Petey: A Sonnet


The Muse


To some it’s dumb to write a poem, no doubt,
For ducks or any other beast of fluff.
But when I pause to really work it out,
I think that poems are writ ’bout lesser stuff.
’Cuz Petey is no ordinary bird
That lives to nest and squawk, or flap and preen.
He suffers through so much without a word,
With feathers calm and countenance serene.
Our daughter’s held him tight since she was born,
And he has stayed with her through thick and thin:
Hot sleepless nights and times when she’s forlorn;
On sick days ending in the laundry bin.
I dread the day when you are lost, or torn,
She’ll have you ’til she’s old and you are worn.


The Tooth Fairy

Nica lost her first tooth! It was one that got damaged during that accident at preschool eight months ago, so, good riddance!

The tooth fell out last week, during dinner. Nica’s description of the event was so interesting to me. It was exactly the way a woman might react to getting engaged.

“I was so surprised, because I knew it was going to happen, but I didn’t know when.

“Should we call Grandma? This is very big news!”

“Wow, I… I just can’t believe it. But I’m so happy!”

“Mommy, don’t cry. I’m not making the biggest mistake of my life.” (Just kidding.)


Of course, Nica looked forward to her first visit from the Tooth Fairy. She had a lot of questions. Archie and I had to improvise.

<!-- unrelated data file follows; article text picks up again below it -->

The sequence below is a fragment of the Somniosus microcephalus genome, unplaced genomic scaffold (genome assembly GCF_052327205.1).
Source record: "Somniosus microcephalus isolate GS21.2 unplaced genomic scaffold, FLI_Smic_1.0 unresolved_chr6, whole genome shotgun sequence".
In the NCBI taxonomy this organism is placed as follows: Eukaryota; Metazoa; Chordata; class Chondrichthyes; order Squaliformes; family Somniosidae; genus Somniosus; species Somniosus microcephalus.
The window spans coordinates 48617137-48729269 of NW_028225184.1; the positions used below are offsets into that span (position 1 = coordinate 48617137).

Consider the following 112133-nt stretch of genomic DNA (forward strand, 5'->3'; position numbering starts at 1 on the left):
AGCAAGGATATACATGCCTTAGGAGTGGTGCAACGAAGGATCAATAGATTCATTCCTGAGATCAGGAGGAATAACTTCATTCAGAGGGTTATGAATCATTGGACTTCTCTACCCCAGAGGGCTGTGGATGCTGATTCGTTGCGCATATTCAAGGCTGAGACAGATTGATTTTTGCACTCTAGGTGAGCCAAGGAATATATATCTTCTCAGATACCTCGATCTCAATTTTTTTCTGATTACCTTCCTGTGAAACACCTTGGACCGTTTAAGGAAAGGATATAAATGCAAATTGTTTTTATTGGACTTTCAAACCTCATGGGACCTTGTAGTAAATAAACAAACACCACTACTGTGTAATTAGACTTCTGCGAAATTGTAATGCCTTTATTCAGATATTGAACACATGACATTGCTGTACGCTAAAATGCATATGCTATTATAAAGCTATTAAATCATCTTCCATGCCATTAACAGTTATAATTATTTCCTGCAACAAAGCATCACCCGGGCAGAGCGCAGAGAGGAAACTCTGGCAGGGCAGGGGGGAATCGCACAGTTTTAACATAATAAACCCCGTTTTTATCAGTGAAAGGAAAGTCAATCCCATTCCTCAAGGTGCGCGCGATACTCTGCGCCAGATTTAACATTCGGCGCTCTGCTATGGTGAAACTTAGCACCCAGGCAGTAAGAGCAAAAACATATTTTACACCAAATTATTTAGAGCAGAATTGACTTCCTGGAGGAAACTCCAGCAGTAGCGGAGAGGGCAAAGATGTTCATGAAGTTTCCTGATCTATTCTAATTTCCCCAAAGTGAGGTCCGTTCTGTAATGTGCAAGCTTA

Nica:  “How does the Tooth Fairy know when you’ve lost your tooth?”

Me:  “She’s got a magical sense about it. You know, like a dog can smell really well, even from very far away. The Tooth Fairy can, um, feel a tooth falling out, even from very far away.”

Nica:  “What if a dentist pulls out a tooth from a grownup? Does she feel that too?”

Me:  “Um, no, she can only sense baby teeth.”

Nica:  “Why does she take our teeth? What does she use them for?”

Me:  “I dunno. Maybe she recycles them. She uses the old teeth to make new teeth for, er, babies.”

Nica:  “Ew, so we all have used teeth??”

Me:  “You’re right, that would be gross. That probably doesn’t happen. Um, maybe she uses them to build stuff.”

Nica:  “Like a house?”

Me:  “Yes, maybe!”

Nica:  “Gross.”

Me:  “Yeah. That crazy Tooth Fairy. Yuck.”


Nica:  “Daddy, how did the Tooth Fairy come into my room? How did she get into the house?”

Archie:  “She can walk through walls!”

Nica:  “Wow! Like a ghost!”

Archie:  “Mm-hm!”


Nica:  “Mommy, how do you think the Tooth Fairy gets into houses?”

Me:  “Huh. Hm. Well, maybe she borrows Santa’s reindeer and uses his down-the-chimney technique. Maybe she calls him and says, Hey, Santa, can I use your sleigh? ‘Cuz you don’t use it 364 days out of the year. Think I could rent it out, and the reindeer too? I gotta go collect teeth from all over the world. Yeah, maybe that’s what she does!”

Nica:  “No, Mommy, that’s crazy.”


I had a question for her, too. What do you think the Tooth Fairy looks like?

“She has a round face and long, red hair.”

Fiery Fairy


“She has orange eyes, and her skin is light brown. She puts on yellow lipstick.”

Fierce Fairy


“She wears a long, light-green dress with a picture of a smiling mouth with lots of teeth on it, and blue shoes. And she has a magic wand with a big tooth at the end of it.”

Funky Fairy


“The wand sparkles and shines. Oh, and she has wings.”

Flying Fairy


“No, no, Mommy. Her wings are superhuge, and pink. And the sparkles should be light blue!”
“Oh, sorry.”

Fabulous Flying Fairy

“OK, how’s that?”

Fairy Fan